Father Timothy O'Brien founded an orphan asylum and school here in the 1830s. The collection of buildings now on the campus ranks among the most architecturally sophisticated ensembles in Henrico County. Carneal, Johnston and Wright drew upon a strain of Romanesque and Spanish Colonial Revival architecture that Charles D. Maginnis of Boston had promoted as suitable for Catholic churches and institutions. Maginnis was the Catholic architectural apostle and played a role similar to that of Ralph Adams Cram among Protestants. The Carneal architect obviously drew upon publications in designing the buildings. Constructed of yellow brick, the complex includes a towered chapel, large dormitories, and its own power plant. The chapel contains mosaics. The landscaping also bespeaks care in its strategically planted shade trees. A sunken area behind the campus marks the site of the Richmond-Ashland streetcar line. An early concrete pedestrian bridge still spans the sunken bed.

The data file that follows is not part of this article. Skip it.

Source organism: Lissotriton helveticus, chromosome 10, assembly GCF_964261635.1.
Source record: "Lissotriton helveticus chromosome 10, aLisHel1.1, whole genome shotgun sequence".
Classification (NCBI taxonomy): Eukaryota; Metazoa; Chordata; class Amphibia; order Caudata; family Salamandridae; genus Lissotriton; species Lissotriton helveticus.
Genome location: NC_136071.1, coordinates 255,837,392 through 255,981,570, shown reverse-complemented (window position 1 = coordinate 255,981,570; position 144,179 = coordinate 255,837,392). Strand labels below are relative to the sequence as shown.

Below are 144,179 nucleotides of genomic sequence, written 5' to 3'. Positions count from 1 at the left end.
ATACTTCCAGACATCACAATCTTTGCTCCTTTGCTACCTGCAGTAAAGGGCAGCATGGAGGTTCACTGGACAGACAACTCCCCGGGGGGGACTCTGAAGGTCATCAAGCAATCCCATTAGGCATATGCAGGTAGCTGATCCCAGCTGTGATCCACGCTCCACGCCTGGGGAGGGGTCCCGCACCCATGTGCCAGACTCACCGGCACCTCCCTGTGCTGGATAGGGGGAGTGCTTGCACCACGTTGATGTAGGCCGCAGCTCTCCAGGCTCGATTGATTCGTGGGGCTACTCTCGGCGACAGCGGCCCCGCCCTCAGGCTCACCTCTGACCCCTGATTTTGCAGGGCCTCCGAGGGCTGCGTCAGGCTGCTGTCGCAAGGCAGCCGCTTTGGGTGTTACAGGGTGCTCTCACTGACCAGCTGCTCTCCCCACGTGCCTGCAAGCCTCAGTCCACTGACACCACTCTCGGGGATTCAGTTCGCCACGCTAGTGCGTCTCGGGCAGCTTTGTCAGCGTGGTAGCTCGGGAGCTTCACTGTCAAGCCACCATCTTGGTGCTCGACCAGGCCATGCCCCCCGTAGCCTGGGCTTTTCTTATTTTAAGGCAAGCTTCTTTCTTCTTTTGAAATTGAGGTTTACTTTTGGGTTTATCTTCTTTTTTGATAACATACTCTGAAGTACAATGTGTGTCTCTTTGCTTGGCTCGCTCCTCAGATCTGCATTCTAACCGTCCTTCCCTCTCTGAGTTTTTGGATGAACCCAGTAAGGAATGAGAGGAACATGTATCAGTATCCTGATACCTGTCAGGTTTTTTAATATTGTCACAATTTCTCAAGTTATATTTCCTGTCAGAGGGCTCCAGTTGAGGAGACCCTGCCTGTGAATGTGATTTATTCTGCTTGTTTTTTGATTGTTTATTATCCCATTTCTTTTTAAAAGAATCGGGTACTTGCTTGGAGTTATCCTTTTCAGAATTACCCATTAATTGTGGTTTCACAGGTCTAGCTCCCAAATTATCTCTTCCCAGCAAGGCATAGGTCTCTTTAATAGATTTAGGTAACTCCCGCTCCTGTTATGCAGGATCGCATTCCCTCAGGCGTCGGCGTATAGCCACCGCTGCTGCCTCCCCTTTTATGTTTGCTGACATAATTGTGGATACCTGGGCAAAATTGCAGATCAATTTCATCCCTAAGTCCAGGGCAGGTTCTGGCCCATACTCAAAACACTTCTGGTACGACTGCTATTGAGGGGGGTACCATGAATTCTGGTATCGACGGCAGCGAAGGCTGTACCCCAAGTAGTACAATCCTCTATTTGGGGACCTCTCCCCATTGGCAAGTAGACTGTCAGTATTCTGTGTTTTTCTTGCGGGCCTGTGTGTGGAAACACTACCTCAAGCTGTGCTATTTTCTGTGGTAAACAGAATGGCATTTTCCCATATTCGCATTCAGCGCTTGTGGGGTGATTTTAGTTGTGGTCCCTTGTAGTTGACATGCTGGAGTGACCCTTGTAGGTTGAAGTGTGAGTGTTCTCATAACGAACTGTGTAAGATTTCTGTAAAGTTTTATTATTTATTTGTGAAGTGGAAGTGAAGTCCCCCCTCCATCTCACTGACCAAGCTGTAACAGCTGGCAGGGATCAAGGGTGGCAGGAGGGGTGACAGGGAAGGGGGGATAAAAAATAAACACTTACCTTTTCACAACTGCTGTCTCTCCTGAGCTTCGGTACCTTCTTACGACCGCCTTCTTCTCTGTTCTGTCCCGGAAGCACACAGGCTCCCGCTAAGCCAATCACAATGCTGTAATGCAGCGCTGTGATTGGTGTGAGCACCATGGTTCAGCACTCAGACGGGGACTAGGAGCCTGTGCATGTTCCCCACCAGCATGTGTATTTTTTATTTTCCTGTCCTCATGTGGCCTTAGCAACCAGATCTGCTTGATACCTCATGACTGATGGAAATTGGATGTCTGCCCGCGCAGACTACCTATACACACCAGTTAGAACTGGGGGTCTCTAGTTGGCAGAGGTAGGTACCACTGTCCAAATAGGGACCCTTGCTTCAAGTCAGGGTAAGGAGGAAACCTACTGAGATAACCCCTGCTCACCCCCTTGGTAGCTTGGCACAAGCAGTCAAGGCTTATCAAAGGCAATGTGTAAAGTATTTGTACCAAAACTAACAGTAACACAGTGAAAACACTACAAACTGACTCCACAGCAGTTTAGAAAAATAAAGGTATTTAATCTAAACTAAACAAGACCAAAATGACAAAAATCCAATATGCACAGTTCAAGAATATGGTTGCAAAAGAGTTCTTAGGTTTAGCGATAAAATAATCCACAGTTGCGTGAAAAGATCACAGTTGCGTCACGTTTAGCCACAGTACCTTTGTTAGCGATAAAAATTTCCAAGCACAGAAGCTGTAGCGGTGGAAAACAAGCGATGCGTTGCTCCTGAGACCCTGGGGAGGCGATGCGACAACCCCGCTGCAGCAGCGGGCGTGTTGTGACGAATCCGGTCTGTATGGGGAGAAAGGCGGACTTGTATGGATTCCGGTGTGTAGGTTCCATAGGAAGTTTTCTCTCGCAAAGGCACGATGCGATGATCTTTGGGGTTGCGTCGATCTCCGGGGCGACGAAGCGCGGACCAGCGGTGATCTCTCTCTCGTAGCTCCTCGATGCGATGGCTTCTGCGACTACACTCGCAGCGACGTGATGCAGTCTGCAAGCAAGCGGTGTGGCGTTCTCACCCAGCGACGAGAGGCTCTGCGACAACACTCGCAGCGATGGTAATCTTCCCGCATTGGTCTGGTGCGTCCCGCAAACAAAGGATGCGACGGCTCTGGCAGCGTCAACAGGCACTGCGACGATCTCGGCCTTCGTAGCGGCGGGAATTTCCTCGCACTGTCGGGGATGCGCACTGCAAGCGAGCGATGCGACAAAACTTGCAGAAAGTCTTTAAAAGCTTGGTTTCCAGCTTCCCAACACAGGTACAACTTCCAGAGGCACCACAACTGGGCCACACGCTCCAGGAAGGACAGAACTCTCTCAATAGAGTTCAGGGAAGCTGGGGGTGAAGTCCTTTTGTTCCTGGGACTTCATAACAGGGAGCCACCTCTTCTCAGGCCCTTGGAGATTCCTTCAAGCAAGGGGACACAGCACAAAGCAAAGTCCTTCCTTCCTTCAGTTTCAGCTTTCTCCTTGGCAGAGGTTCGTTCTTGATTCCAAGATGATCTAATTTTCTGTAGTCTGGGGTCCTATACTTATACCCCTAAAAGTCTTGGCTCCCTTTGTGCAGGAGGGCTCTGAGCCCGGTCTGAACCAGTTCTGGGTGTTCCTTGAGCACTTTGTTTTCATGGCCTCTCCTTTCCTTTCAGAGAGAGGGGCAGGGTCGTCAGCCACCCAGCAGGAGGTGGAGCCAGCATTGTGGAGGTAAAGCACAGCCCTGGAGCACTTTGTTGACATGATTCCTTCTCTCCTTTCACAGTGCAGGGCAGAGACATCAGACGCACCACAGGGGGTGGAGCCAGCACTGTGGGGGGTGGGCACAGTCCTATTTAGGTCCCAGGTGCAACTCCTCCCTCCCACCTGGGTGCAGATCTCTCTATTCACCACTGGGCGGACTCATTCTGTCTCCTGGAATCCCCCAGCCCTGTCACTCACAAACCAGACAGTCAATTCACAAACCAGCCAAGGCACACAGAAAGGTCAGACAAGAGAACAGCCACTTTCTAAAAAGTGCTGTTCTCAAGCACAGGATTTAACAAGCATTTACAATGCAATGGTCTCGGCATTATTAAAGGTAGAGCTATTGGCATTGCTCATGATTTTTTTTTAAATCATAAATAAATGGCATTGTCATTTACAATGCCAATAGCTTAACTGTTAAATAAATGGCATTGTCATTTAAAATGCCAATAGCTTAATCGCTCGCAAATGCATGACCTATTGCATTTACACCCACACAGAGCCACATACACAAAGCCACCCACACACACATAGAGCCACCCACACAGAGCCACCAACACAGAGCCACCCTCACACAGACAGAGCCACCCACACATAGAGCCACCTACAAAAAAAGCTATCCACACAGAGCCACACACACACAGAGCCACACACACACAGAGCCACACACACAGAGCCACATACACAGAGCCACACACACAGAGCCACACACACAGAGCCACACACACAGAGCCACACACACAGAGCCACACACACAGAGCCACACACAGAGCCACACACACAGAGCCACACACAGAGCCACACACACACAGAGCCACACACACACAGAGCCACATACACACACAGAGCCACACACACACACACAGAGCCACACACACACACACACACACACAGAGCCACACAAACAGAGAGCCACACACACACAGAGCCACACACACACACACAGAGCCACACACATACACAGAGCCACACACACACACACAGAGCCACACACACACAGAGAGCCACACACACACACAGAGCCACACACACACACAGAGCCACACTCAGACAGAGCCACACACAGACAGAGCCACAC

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St. Joseph's Villa
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